Investors seek accountability over corporate net-zero commitments
More than 50 global investors, managing more than $14trn in assets, are calling for new corporate governance structures and standards to be introduced to improve the accountability of net-zero carbon commitments.
Investors from the Institutional Investors Group on Climate Change (IIGCC), which has recently published an ‘Investor Position Statement’, are calling for shareholders to have more options in holding corporates accountable over their net-zero pledges.
The statement claims that setting net-zero targets needs to be accompanied by robust methods to decarbonise. A “transition plan” should be issued by any corporate with a net-zero goal, the IIGCC argues, as well as outlining the directors within the company that are overseeing delivery and providing a means for investors to vote annually on progress against the plan.
Investors supporting the statement include BT Pension Scheme Management, the Church of England Pension Board, GAM Investments, JP Morgan Asset Management and Ethos, among notable others.
“In order for investors to do their job as stewards of capital, companies must establish effective mechanisms to demonstrate their net-zero transition plans to shareholders and outline how they will be achieved,” the IIGCC’s chief executive Stephanie Pfeifer said.
“It is clear that shareholder voting and director oversight is needed to hold companies to account on their commitments to achieving a net-zero future.”
At least a fifth of the world’s 2,000 largest public companies have committed to net-zero targets, including 52% of high-emitting companies that are engaging with investors through the Climate Action 100+ initiative. Additionally, at least one-third of FTSE100 companies have signed up to the UN's Race to Zero campaign, designed to accelerate the adoption of net-zero targets ahead of COP26.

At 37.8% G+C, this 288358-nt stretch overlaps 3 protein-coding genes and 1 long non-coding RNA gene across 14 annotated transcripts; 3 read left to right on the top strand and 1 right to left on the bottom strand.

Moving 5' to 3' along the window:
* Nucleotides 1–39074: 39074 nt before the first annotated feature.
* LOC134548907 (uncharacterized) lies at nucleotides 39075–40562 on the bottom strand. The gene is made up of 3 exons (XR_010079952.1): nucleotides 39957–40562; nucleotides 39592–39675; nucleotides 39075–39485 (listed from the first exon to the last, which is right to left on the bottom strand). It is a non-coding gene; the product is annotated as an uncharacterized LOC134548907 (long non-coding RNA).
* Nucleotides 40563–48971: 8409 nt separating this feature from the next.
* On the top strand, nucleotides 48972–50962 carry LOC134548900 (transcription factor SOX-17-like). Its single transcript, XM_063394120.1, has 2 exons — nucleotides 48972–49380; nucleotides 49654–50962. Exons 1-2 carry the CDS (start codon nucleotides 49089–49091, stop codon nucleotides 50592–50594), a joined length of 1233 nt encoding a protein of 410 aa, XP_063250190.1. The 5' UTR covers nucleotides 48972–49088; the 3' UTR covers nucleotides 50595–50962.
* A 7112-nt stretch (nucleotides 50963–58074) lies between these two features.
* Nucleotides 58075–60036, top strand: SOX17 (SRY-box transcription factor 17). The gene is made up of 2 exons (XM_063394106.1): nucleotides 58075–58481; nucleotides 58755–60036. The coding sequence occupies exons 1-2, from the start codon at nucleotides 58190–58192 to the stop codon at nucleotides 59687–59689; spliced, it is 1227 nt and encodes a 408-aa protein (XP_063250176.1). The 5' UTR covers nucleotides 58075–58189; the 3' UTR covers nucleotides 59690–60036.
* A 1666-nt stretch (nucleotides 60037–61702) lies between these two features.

Investors involved in the Climate Action 100+ initiative will be putting the expectations of the IIGCC’s statement to companies over the coming months.
The IIGCC claims that a “lack of standardisation in commitments” poses a challenge for investors, who themselves are attempting to align with the net-zero movement.
Earlier this year, a coalition of 35 big-name investors applied a new net-zero investment framework to their portfolios, with $8trn of assets covered. The likes of Scottish Widows, Aberdeen Standard, Brunel, Nest, Legal & General Asset Management, the Church of England Pensions Board and the Environment Agency Pension Fund have all adopted the IIGCCC’s new framework, which was first trialled in real-world scenarios in the second half of 2020, on portfolios totalling $1.3trn.
“Investors are increasingly setting net-zero goals to address climate change but to be successful, the companies in which they invest have to be aligned. Growing numbers of companies are developing net zero plans recognising that climate change is a core consideration,” BT Pension Scheme Management’s head of sustainable investment, Victoria Barron said.
“But we need more urgent action and more consistent disclosure. This statement emphasises that investors want to see net-zero strategies, they want to have the right to vote on them and they want clear accountability, metrics and targets.”